There are numerous benefits to The Bahamas, which will be discussed later in this report. Suffice to say it is an independent, English common law sovereign territory. It offers a range of financial services and products to meet clients’ requirements, and over the years has developed innovative solutions in areas including trust and private banking, capital markets and most recently in support of family offices. It is home to a large cadre of skilled, motivated professionals and as Symonette concluded: 

“It is the prime focus of The Bahamas Government to ensure that we maintain high visibility and show our commitment to global regulatory standards.” 

Investment Funds Bill 2018: key updates & developments

New legislation related to the Investment Funds Bill 2018, recently approved by the Government of The Bahamas features a number of new developments. 

The SCB’s initiative to overhaul the legislation governing the investment funds industry was launched with the appointment of a technical drafting consultant and the establishment of an IFA project team.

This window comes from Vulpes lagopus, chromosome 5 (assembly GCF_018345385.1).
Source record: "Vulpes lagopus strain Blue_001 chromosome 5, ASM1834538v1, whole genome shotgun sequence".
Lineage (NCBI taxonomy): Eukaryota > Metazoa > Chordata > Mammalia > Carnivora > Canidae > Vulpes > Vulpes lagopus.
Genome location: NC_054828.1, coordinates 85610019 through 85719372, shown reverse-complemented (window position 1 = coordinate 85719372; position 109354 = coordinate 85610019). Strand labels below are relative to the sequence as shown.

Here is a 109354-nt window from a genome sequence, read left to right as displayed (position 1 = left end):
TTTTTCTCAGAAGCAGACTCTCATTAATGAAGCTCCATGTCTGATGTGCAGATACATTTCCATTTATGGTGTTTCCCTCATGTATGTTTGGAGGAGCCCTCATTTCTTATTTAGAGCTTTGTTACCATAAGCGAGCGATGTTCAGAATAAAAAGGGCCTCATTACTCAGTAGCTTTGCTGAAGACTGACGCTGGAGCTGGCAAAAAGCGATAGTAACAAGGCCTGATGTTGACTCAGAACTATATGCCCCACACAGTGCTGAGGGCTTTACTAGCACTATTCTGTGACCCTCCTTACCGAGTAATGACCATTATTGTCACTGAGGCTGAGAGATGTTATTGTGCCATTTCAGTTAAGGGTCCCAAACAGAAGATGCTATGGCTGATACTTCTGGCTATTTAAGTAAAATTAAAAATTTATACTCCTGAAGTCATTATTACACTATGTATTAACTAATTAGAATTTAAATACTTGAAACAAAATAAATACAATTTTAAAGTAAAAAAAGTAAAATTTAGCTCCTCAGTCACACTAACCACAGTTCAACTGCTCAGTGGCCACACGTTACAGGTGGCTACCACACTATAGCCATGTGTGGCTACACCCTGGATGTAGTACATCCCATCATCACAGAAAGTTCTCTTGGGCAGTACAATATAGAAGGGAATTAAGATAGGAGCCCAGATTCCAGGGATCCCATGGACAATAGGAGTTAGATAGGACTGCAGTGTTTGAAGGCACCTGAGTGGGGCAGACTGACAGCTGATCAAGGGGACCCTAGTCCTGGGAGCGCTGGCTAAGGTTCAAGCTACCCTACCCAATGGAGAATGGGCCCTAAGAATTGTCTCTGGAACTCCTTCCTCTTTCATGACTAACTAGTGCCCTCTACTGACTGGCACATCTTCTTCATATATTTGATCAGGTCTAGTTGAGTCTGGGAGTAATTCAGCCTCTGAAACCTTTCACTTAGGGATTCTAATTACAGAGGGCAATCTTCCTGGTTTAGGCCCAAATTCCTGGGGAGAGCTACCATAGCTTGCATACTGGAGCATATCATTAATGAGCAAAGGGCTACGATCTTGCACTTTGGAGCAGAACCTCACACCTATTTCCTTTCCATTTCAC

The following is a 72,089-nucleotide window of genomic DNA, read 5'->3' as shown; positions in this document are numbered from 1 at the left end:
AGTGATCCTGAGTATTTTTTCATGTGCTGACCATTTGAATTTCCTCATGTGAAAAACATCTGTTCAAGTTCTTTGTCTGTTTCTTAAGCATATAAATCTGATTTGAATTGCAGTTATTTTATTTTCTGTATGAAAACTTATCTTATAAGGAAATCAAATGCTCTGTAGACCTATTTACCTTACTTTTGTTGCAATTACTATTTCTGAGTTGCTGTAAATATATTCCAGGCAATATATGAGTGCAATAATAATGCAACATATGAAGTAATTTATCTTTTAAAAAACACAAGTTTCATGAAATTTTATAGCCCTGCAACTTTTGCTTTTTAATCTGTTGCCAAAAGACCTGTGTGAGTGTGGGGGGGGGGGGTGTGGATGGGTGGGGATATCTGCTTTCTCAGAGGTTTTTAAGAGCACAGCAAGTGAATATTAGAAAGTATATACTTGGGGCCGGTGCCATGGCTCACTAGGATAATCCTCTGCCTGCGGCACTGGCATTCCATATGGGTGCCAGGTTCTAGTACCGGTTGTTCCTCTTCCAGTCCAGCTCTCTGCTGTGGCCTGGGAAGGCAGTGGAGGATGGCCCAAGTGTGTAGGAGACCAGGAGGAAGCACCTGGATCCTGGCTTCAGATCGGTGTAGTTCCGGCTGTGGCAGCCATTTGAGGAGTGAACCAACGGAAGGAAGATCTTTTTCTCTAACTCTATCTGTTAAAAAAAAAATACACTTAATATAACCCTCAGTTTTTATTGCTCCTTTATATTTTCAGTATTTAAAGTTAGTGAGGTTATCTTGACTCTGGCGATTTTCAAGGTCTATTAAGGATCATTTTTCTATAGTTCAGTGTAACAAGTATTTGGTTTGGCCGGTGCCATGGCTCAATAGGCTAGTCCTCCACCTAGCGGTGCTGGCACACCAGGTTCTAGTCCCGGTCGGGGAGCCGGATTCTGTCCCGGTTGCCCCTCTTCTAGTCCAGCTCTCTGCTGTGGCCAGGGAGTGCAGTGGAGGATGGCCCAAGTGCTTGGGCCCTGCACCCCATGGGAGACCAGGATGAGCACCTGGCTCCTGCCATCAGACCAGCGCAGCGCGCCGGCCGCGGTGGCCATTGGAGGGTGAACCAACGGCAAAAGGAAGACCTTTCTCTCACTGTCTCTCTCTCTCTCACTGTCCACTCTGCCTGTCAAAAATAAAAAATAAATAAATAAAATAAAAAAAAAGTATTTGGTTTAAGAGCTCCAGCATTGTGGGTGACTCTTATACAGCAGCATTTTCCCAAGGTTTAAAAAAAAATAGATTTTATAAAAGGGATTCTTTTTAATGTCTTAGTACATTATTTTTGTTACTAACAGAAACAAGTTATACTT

On 27th November 2017, the draft Investment Funds Bill was issued for public consultancy. This concluded on 28th February, 2018. The draft regulations were then issued on 13 April 2018, and that consultation period ended on 15th June 2018. 

Subsequent to both releases, the SCB held industry-wide meetings as part of the consultation process. Comments received were all taken into consideration, collated and are presently being reviewed and discussed ahead of the Bill being formally approved by the Ministry of Finance. 

Key changes 

Some of the key changes relate to:

• Definition of Bahamas versus non- Bahamas based funds;

• “Carry on business in or from within The Bahamas” as a trigger for licensing of funds; 

• The ability to appoint international administrators without requiring that they be licensed in The Bahamas;